Sounds: The first step is to sit down and think about what sounds are possible in this language. (Or if it’s not a spoken language, whatever its medium of communication is- maybe it’s a tasted or smelled language, or a seen language, or some other sense I don’t even have.  Like all things in fantasy, your imagination is the final limit.)  You will need at least two distinct sounds, but will probably end up with a whole lot more.  Maybe you want a language that is beautiful and flowing like Sindarin, or maybe you’d rather it was harsh and guttural like Klingon. The sounds that make up your language are like the cells that make up a body. So think about what sounds can be pronounced in your language (and if you think English sounds are the only sounds possible, please go educate yourself). What sounds can it make that aren’t found in your native language? What sound does it not make? If your speakers are nonhumans, consider the ways that their unique physiology would play into the sounds of their language.

Lexicon: These are the words of the language, built up from the set of possible sounds. (This will end up looking something like your French-English dictionary: pomme = apple; verre = glass; etc.) While building up your lexicon, keep in mind that words often evolve in ‘families’, where words with similar meanings have similar sounds due to a common root word. On the other hand, they often don’t. So have fun with this part! This is probably the easiest part for a casual conlanger to hop into.

(Little sidenote here: you know how English has very different sounding words that mean basically the same thing? Ever wondered why? Check this video out about the evolution of the English language!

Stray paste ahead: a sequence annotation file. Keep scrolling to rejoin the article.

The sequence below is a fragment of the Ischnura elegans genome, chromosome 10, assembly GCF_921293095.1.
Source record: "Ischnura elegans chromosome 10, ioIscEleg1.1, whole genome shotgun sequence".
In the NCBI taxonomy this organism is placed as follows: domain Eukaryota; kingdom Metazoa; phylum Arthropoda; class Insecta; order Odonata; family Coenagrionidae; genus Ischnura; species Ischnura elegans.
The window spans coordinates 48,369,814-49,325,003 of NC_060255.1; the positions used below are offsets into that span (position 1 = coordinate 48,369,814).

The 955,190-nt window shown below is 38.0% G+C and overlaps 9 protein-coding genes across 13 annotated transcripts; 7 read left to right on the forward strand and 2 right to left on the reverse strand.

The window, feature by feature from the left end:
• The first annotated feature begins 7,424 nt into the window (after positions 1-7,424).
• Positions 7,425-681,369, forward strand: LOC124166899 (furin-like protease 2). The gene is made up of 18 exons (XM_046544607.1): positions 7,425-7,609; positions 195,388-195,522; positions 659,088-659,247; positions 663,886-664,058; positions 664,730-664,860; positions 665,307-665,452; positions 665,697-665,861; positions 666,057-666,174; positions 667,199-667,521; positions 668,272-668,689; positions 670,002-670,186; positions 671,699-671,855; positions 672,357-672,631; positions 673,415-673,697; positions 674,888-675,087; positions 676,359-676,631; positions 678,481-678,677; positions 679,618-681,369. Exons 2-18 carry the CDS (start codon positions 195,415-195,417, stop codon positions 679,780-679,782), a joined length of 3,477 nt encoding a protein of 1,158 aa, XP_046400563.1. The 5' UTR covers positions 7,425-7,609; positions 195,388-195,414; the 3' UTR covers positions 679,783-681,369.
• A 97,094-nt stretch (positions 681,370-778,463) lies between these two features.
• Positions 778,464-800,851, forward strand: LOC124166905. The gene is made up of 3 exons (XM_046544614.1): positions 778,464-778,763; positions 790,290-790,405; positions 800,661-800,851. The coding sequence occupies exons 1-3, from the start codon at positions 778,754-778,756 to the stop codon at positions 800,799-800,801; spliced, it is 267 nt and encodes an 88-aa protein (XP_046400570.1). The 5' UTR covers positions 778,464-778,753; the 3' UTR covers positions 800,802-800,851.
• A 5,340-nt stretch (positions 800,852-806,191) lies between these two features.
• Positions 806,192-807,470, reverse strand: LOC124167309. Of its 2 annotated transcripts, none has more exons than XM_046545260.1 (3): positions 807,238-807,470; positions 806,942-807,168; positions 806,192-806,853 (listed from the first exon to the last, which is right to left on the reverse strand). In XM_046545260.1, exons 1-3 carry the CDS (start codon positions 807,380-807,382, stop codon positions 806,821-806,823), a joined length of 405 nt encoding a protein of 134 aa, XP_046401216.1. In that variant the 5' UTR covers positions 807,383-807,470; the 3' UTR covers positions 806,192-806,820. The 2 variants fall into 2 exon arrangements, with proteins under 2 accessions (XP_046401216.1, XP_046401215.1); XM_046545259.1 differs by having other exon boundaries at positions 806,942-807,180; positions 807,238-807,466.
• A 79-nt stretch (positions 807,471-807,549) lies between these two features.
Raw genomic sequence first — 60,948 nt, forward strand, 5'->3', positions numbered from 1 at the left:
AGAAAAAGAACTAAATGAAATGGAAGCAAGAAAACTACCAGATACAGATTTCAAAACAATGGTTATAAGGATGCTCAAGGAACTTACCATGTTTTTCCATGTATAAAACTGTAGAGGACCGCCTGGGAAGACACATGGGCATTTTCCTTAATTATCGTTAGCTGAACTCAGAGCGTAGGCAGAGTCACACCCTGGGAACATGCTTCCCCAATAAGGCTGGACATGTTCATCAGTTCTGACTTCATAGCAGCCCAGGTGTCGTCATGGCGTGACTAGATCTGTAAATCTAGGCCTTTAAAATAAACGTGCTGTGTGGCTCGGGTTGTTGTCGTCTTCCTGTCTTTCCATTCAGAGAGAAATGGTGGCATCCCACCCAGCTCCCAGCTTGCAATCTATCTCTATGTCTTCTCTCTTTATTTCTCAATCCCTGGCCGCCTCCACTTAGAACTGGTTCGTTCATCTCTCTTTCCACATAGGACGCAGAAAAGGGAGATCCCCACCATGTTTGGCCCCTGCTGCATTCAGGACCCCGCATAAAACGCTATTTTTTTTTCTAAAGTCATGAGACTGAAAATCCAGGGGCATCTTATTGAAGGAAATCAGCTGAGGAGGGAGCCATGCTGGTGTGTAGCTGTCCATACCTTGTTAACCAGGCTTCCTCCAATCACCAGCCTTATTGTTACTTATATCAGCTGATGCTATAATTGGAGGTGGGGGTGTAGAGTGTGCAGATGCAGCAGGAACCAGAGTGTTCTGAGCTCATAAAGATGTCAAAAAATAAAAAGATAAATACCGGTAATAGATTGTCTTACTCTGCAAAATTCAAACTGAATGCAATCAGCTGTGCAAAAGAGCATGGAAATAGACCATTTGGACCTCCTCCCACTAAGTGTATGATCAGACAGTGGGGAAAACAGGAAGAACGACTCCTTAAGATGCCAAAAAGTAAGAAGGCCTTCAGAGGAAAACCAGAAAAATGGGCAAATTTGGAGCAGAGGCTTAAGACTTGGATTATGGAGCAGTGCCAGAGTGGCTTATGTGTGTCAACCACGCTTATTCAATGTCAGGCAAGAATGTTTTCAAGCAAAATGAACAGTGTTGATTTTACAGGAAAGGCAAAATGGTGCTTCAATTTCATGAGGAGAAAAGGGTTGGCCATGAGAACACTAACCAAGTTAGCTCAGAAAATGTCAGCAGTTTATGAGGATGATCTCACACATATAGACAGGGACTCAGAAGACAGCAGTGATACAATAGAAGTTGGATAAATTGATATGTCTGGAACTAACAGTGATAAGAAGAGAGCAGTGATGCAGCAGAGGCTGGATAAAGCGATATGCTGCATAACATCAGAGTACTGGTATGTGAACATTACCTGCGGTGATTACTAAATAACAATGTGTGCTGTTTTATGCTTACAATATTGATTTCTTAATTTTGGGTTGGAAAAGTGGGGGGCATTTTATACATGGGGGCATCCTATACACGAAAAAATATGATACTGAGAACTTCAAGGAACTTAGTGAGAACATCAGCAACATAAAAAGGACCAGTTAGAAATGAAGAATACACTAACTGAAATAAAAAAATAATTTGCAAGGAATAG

Grammar: What are the rules that govern how words, phrases, and sentences are formed? How do the parts of a sentence fit together? How do you indicate past, present, or future? Plural? Gender? How do you form questions or exclamations? Are there formal and informal versions? (Grammar alone could be an entire blog post- or an entire series of pages, actually, like the top two links in the resources below. If you want to create an actual, usable language, you will spend most of the time here in grammar.)  Another thing to keep in mind when creating a grammar is that, if your language is supposed to be a ‘natural’ language within your world, it will be rife with exceptions to the usual rules.  (Think ‘I after E, except after C’ or whatever your favorite grammatical goof-up is.)  If yours is a ‘synthetic’ language (intentionally created, spoken by robots, whatever- divine, supposedly perfect languages would probably also categorize here), it wouldn’t have those sorts of accidents in its rules.

Ideas (not sure what else to call this): What sorts of things do the speakers of this language talk about? Do they have thirty words for different kinds of ice because they live in the arctic? Or do they live in the desert and have no words for ice at all? Do they have senses that humans don’t, and require different words to describe them?  What words do they have that wouldn’t exist in another culture? What idioms have developed due to their unique culture?

So there you have, the absolute bottom level language building intro.  This is all super-duper basic stuff, but if I get into much more detail, this post is going to get absurdly long. (And this is just for a spoken language. If you are interested in creating a written aspect for the language as well, then you’ve got even more work ahead of you. But we’ll save that for another day!)  If you’re interested in more details, I’ve listed some resources below which might be helpful.  Until next time, happy writing!

Other resources:

http://www.zompist.com/kit.html (I found this one as a freshman in high school and life was never the same. If you want to make a language that is as real and complete as possible, this is worth digging through.)

http://www.angelfire.com/scifi2/nyh/how__all.html (Another awesome language building kit that lays it all out there in a clean, understandable manner.)

http://www.vistawide.com/languages/language_statistics.htm (Just interesting stuff. Most isn’t applicable to constructed languages, but some bits, such as the most common sounds, most/least vowels, etc, can fuel cool ideas.)

http://conlang.org/cl101.pdf (Basic info about conlanging, both the culture of it and how to go about it, as well as a pretty good reference section for the super nerdy among us.)